On the tenth ‘Day of Kforce’,
From our staffing company,
Ten personal branding tips!
Think of the last time you went to the grocery store, why did you buy one type of product over another? From packaging to performance, everything plays a part in the consumer decision. It’s all about branding! The same holds true for your job search. In a sea of job seekers, how can you differentiate yourself? Cara Barone, Kforce Social Media Marketing Manager, offers ten tactics to create a distinguishing personal brand.
1.) Be consistent
The first step in creating your personal brand is identifying your end goal. Once this is determined, be consistent with your actions and messages. Everything from your summary statement on your resume, networking conversations and LinkedIn headline should be anchored with one clear theme. Different goals require different actions, but in all that you do, people should be able to identify the same message.
Ask yourself the following questions:
- What is your goal?
- What do you do?
- What do you want to do?
- How do you want to be identified?
- What do you want to be known for?
2.) Be clear and concise in your elevator pitch
Once you determine your goals you can begin crafting your “elevator pitch”. Using the above questions, you should be able to briefly and clearly discuss who you are to anyone at anytime. Keep it professional, this is not the time to discuss personal matters like family or relationships.
Information to mention:
- Your name
- Your current or previous employer
- Your role
- The value you offer as an employee
- Something specific to set you apart
- A call to action (always be prepared with a business card or be ready to exchange contact information)
3.) Be proactive
Recognize that anything can be a networking opportunity. By-and-large, personal references are the preferred method of hiring. Companies are more likely to make a hire that can be vouched for by a current, trusted employee. Everybody knows somebody, so consider leveraging your own contacts. Reach out to these people in-person, at events, and through social media using your elevator pitch to explain your career goals.
4.) Be social savvy
Cover all your bases on social media. While your focus may be on LinkedIn, don’t discount Twitter or Facebook as possible forums to make connections and share your messages. Decide which networks you will be utilizing and focus on them. With so many social sites, it's difficult to be everywhere!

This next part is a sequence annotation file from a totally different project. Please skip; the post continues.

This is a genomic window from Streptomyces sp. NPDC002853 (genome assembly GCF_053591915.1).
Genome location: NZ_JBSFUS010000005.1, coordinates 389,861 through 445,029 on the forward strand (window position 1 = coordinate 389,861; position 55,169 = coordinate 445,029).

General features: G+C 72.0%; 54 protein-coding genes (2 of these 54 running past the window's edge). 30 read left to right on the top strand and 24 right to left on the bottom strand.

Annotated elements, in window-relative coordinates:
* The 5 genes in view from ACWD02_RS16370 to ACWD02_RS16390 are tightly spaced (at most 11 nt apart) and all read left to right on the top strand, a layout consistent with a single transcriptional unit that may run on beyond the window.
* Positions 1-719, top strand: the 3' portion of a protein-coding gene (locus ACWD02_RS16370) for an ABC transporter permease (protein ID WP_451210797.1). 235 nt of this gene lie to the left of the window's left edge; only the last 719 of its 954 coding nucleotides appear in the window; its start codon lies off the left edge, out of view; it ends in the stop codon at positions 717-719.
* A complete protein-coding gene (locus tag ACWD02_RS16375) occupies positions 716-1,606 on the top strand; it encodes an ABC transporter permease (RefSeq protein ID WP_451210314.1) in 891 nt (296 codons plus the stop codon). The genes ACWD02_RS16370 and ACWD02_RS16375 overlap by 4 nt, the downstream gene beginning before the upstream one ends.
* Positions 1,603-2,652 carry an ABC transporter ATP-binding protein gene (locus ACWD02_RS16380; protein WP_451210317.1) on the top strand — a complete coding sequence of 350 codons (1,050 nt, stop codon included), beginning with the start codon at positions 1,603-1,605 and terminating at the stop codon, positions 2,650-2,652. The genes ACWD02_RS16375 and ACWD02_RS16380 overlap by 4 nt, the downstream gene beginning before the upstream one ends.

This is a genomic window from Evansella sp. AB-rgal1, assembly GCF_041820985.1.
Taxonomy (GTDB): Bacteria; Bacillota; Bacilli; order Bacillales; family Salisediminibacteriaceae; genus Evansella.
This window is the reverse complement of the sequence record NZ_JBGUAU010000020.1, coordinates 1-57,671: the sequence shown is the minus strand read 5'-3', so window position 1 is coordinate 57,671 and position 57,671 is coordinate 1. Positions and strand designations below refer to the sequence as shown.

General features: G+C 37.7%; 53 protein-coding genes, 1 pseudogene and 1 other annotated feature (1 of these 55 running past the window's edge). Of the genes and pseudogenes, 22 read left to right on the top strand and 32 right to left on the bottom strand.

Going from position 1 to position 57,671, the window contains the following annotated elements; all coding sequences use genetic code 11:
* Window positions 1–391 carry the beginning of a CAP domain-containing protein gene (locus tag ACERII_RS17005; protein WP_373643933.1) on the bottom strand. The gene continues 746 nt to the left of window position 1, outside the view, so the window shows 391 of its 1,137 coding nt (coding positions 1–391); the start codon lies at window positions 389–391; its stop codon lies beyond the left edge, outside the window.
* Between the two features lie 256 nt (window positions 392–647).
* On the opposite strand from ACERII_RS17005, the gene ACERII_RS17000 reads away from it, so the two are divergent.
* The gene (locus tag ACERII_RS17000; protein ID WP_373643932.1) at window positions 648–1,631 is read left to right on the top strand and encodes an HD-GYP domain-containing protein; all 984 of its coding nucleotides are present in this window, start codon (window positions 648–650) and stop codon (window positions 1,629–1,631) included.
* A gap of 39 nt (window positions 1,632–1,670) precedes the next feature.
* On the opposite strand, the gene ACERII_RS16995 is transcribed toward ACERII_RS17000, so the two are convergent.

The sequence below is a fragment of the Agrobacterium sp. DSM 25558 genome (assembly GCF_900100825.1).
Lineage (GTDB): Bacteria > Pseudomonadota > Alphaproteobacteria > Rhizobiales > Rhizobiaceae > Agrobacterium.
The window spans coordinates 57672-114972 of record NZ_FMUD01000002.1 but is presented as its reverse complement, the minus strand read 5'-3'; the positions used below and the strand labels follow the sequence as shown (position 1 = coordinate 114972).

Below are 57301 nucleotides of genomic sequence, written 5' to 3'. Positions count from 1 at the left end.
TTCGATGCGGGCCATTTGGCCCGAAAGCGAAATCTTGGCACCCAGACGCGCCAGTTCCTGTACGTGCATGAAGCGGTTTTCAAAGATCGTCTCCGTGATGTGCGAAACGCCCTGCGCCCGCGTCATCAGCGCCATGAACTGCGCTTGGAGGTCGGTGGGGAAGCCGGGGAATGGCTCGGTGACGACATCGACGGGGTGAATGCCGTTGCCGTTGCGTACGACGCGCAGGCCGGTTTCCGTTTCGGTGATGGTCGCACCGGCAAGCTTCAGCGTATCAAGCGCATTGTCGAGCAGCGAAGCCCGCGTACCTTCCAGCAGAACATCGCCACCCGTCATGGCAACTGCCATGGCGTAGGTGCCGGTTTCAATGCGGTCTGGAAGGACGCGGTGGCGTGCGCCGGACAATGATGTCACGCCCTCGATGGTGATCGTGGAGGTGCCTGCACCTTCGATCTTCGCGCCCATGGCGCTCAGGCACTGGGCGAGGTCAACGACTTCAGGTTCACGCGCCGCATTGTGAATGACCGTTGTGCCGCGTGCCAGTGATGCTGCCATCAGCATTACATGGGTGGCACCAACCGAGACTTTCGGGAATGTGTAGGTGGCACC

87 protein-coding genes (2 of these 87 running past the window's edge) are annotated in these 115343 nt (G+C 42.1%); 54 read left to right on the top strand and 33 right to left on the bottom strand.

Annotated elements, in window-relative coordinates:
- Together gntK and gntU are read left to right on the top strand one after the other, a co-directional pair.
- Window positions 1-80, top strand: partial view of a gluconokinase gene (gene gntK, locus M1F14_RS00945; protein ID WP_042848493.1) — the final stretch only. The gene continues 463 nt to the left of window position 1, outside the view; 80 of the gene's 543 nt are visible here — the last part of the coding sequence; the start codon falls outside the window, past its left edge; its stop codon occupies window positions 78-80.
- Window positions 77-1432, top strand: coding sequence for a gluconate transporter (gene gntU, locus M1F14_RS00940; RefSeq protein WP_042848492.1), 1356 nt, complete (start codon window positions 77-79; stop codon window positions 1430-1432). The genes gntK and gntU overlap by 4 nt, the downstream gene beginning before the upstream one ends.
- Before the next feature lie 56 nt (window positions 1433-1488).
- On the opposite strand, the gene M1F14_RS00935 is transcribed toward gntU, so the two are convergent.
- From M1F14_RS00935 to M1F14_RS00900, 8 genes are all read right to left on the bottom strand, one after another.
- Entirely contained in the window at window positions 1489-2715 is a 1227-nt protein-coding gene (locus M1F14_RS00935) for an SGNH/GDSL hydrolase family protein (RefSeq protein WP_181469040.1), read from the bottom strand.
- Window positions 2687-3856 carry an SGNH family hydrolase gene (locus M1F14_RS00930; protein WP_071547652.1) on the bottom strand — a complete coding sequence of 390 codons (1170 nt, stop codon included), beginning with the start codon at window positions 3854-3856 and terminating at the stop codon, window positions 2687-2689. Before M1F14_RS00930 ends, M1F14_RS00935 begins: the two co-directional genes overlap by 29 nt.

Whatever site you are using, keep the following tips in mind:
- Always be professional in your picture(s), comments and posts
- Be compelling in the information you post
- Make sure your profile is up-to-date
- Make sure your profile is public and able to be easily found and connected-to
5.) Be the expert (online)
Become the expert in your field, there’s no easier place than online. Join interest groups on LinkedIn and become active in them. Comment on public forums and ask questions of your own. Start a blog and post relevant content, then share it to your social profiles. Your information has the ability to go viral on the Internet, the more active you are, the more likely your name will get in front of hiring managers.
6.) Be active (in-person)
Attending local networking events is great, but don’t stop there. Think about how and where you can put your talents to use! Becoming active in your community can open up more doors to you. For example, local groups, clubs and boards often require a treasurer, manager for their social pages, etc... Get invovled and offer your services based on your skills and industry. Welcome the invitation to speak to a group of your peers or others wanting to break into your industry as well.
7.) Be resume-ready
This doesn’t mean you should be walking around with your resume in-tow. Rather, make sure it is up-to-date in the event you need to quickly get it in the hands of a hiring manager. It may take some tweaking and reorganizing to appeal to a specific company or position, but the most relevant, up-to-date info should already be included.
8.) Be professional in your “calling card”
Whether you are handing out a business or "job-seeker" card or simply emailing a new networking contact, your contact information should be professional. Your email address, while personal, should still be professional. Keep it simple and easy to remember, using your full name if possible.
9.) Be willing to continue your training and education
This doesn’t necessary mean attending graduate school, but rather you should recognize that in most careers, the environment is constantly evolving. Update your credentials, take certification classes, and attend seminars. You can even take some training on YouTube, while uncertified; it shows initiative.
10.) Be positive
Nine times out of ten, your attitude will be the most recognizable and memorable aspect of any interaction, both online and in-person. Is yours positive? Employers value a positive attitude now more than ever. Who wants to endorse, let alone hire, someone with a negative attitude?
Think of the job market like the supermarket. You are one product in a sea of others just like you. Your goal is to end up in an employer’s cart. But how do you get there? By determining your goals, creating a clear message, and using a consistent theme throughout everything you do, you can take steps to ensure your personal brand is an employer’s first choice!
Stay tuned for Day 11!
NINE Popular Interview Questions
EIGHT LinkedIn Job Search Tricks
SEVEN Things to Leave Off your Resume
SIX Job Search Steps for New Grads
FIVE Ways to Work with your Recruiter
FOUR Must-Join LinkedIn Groups
THREE Cover Letter Clues
TWO Interview Follow-up Tips
The ONE Thing Employers Want to See